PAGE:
Murke's Collected Silences

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"Murke's Collected Silences"
Heinrich Boell Vectogramm 01.JPG
Heinrich Böll by Armin Kübelbeck
AuthorHeinrich Böll (1917–1985)
Original title"Doktor Murkes gesammeltes Schweigen"
Published inFrankfurter Hefte (1955), Doktor Murkes gesammeltes Schweigen und andere Satiren (1958)
Published in English1963

"Murke's Collected Silences" (German: Doktor Murkes gesammeltes Schweigen) is a short story by German writer Heinrich Böll, first published in the Frankfurter Hefte in 1955 and in English in 1963. The story examines the relationship between the generations in post-war Germany and the country's post-war surge in religious belief.[1]


The Murke of the title is a psychology graduate whose first job is as editor for the Cultural Department at Broadcasting House. Everything irritates him about the building: "The rugs were impressive, the corridors were impressive, the furniture was impressive, and the pictures were in excellent taste." He takes a little card his mother has sent him, with a picture of the Sacred Heart and "I prayed for you at St. James's Church," and sticks it up in one of the corridors behind an assistant producer's door frame.[2]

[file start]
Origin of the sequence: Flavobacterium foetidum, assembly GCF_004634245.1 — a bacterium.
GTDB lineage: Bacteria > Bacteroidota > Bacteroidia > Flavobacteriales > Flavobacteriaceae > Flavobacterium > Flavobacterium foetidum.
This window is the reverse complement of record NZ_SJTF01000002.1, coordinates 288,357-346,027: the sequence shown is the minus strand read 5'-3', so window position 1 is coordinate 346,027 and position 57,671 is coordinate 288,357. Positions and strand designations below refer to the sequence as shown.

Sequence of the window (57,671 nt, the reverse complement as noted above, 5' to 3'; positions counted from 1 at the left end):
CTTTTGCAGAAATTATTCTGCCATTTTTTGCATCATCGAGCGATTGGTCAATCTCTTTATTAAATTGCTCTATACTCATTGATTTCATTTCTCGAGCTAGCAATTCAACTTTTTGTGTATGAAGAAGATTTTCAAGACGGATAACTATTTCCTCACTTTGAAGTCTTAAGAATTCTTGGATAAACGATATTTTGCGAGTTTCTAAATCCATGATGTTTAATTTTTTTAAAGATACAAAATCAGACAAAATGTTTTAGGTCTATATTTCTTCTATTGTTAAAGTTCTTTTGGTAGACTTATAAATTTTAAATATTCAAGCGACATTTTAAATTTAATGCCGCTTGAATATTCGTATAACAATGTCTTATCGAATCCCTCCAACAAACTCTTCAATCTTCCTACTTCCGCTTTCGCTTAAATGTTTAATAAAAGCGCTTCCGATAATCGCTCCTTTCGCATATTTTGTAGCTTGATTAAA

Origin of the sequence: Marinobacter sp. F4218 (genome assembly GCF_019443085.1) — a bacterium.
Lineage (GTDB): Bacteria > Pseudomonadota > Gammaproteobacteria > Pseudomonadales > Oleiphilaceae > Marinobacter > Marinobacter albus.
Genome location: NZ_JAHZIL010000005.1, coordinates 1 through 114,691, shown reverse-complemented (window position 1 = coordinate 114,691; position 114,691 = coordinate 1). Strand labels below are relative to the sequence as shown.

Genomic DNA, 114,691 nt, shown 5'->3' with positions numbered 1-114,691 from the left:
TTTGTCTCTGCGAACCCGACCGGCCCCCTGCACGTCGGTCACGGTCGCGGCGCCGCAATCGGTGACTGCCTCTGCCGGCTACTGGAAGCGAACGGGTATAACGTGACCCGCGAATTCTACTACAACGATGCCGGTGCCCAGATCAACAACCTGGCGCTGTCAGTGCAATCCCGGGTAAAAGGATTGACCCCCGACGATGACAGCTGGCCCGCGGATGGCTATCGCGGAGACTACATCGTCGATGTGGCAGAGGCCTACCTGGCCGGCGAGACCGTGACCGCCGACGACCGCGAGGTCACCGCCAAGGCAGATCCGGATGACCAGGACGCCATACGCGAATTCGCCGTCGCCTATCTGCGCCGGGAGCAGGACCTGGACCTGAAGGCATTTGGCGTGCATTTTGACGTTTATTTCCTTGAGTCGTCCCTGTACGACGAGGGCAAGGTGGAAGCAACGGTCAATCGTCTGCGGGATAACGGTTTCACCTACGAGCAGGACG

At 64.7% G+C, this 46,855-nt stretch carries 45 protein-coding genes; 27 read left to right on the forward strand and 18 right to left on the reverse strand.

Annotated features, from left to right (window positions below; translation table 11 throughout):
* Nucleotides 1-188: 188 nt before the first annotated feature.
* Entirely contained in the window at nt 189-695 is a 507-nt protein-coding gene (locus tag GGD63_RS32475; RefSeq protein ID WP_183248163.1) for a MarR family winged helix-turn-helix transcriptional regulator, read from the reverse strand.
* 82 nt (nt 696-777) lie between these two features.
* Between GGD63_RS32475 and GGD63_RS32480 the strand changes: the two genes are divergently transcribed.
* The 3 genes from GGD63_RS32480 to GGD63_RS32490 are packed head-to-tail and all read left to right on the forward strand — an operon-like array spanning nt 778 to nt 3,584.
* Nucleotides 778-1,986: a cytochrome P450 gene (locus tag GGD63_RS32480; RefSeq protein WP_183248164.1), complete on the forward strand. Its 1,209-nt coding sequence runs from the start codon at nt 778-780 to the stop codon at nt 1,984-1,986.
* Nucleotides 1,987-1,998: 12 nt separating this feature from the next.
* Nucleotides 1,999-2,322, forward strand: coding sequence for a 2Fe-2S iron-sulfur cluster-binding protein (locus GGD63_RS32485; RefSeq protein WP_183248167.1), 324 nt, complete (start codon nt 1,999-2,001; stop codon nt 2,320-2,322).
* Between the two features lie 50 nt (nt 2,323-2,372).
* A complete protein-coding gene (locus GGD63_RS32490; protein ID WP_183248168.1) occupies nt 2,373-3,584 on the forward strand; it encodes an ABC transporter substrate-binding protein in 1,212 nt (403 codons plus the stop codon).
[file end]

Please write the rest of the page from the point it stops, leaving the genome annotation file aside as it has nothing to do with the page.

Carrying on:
Murke begins his days with a "panic-breakfast" by jumping onto the paternoster lift and travelling to the empty space at the top for a brief dose of fear that it might get stuck.[3] He has also started collecting discarded tape – tape containing silence, where the speaker has paused – which he splices together and takes home to listen to in the evening.[4] Soon he advances to recording his girlfriend sitting silently in front of a microphone.[5]

The story centres on Murke's editing of two radio lectures on The Nature of Art by the powerful cultural critic Professor Bur-Malottke, author of "numerous books of a belletristic-philosophical-religious and art-historical nature".[6] Working with Bur-Malottke, Murke "suddenly knew the meaning of hatred":